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Will Interior Secretary listen to Utah voices on national monuments?

Secretary Zinke meets with Tribal Leaders on first day in Utah

SALT LAKE CITY, Utah (ABC4 Utah) - Secretary of the Interior Ryan Zinke arrived in Salt Lake City on Sunday for the beginning of a four-day listening tour regarding the review of Bears Ears National Monument and Grand Staircase-Escalante National Monument.
 
Secretary Zinke, who spoke to reporters at the Bureau of Land Management Sunday, was greeted with hundreds of protesters in front of the building.
 
"There is a lot of anger out there, there is a lot of mistrust out there," said Zinke.
 
The secretary held a closed door meeting with the Inter-Tribal Coalition which included members of leadership from the Hopi Tribe, Utah Navajo Chapter of Olijato, Navajo Nation Council, Ute Indian Tribe, and Zuni Tribe.
 
"I think it was very productive. I wanted to hear from their perspective -- what was important, what wasn't important, and certainly maintain their ability to practice their cultural rituals to make sure they protect their archeological sites."
 
Last month, President Donald Trump signed an executive order that reviews presidential power to designate lands as national monuments. CNN reports, the move, "... sets into motion a process that could see Trump roll back the protection of lands designated by Presidents Bill Clinton, George W. Bush and Barack Obama under the Antiquities Act. Trump will be the first president to do so if he chooses to shrink a national monument."
 
The former Montana Senator will assess whether the designation of 3.2 million acres of national monuments in Utah's Red Rock Region should be scaled back or rescinded.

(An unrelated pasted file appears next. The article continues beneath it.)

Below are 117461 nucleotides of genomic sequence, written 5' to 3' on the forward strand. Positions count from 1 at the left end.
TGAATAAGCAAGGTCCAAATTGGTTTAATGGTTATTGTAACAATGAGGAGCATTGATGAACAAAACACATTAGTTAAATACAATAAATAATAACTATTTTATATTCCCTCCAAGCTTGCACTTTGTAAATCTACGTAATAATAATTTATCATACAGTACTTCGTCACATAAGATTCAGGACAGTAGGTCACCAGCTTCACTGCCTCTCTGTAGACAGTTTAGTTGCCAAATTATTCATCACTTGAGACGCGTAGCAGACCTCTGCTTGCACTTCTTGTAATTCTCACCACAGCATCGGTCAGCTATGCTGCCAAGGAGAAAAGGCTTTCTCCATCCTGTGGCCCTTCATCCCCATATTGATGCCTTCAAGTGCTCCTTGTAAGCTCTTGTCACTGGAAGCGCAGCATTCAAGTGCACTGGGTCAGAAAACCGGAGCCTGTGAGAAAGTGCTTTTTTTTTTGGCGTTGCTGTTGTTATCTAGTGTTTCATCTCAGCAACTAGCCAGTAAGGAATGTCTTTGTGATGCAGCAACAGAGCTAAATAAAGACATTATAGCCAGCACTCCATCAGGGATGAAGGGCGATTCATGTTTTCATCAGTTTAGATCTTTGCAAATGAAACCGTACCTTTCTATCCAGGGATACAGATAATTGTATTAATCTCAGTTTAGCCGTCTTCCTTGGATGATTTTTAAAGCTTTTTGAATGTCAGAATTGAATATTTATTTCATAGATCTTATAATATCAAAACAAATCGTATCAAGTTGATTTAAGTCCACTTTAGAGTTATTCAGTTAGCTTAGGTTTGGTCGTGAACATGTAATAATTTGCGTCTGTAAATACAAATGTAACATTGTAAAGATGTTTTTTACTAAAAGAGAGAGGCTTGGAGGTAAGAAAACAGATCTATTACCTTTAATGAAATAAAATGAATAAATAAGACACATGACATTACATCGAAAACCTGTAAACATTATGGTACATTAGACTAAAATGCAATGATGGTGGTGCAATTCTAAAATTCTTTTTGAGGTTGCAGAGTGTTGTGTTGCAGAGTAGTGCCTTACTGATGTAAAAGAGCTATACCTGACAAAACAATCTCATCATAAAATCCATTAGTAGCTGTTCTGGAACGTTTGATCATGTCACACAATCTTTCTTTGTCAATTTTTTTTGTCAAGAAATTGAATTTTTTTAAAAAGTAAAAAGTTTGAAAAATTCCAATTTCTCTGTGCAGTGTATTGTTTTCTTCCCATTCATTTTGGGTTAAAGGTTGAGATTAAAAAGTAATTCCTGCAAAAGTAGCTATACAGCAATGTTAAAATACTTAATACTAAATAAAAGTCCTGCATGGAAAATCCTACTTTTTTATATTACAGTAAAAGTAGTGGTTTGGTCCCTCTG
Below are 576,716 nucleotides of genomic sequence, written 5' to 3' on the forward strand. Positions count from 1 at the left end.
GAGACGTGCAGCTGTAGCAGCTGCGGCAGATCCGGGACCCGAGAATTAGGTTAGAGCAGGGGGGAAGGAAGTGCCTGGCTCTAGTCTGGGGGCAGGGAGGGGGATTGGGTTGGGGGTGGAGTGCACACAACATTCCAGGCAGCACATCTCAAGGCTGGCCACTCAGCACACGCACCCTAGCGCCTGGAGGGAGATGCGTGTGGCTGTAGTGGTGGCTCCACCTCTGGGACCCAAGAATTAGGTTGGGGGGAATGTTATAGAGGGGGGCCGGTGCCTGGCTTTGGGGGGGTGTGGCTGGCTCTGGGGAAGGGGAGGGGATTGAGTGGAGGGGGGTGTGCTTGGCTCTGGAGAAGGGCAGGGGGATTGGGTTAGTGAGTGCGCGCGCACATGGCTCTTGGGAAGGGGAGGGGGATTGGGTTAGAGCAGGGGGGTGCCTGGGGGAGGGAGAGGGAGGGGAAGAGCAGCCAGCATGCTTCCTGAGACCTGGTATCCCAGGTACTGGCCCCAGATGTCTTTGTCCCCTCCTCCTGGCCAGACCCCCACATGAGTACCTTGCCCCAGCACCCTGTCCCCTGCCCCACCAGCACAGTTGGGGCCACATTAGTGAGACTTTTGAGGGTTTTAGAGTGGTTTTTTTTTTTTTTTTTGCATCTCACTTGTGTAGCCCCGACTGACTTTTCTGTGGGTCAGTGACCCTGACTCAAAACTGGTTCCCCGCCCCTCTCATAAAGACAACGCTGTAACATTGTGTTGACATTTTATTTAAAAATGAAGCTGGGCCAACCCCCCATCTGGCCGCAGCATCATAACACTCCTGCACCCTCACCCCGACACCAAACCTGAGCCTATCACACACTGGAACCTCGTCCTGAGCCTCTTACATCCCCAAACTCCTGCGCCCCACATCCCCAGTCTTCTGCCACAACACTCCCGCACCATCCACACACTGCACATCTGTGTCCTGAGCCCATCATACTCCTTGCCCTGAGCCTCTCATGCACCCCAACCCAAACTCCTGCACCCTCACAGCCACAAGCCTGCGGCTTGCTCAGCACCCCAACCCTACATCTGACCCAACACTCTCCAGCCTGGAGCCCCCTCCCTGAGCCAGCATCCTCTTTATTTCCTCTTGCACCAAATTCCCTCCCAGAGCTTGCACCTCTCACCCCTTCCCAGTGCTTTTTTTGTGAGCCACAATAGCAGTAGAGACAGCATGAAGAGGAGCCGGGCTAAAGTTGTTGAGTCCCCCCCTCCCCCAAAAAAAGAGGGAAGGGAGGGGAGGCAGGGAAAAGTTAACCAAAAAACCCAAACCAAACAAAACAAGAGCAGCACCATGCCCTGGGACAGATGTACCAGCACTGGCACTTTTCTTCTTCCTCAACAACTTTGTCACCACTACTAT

On Monday, Zinke will travel to Bears Ears to do a morning aerial tour of the south part of the monument and an afternoon hiking tour of the House of Fire site at the monument.
 
"I like going to the front lines and seeing it {Utah's national monuments} and actually talking to people," replied Zinke, when asked what he will be doing on his tour. "I'm riding a horse on Tuesday. I think the best way to see things is slow and easy with a horse."
 
On the tour, Secretary Zinke told reporters that he will be joined by people with different perspectives, but believes that "more or less" they're all on the same page.
 
"Your own legislature moved forward on it. The delegation moved forward on it. The tribes are generally for it -- it's split. So can we do it better? That's part of the journey of listening," explained Zinke.
 
One of the protestors out today thinks otherwise.
 
"He's talking to the native american people that {Utah Senator} Orrin Hatch is directing him to. He needs to talk to the Bears Ears Coalition," said Joanne Slotnick, the Co-Founder of Salt Lake Indivisible
 
Utah Senator Orrin Hatch was alongside Secretary Zinke as he addressed reporters. Good4Utah's Brittany Johnson asked Hatch if the local representatives have Utah's best interest at heart.
 
"We love utah and we're going to make sure it functions the way it should function and that it's protected and that we're not just shoved around from radical people from elsewhere on either side of the issue," explained Hatch.
 
Zinke will be joined by Governor Gary Herbert and members of Utah's Congressional Delegation on the tour.
 
Public comments regarding Bears Ears and other national monuments can be made here.
 

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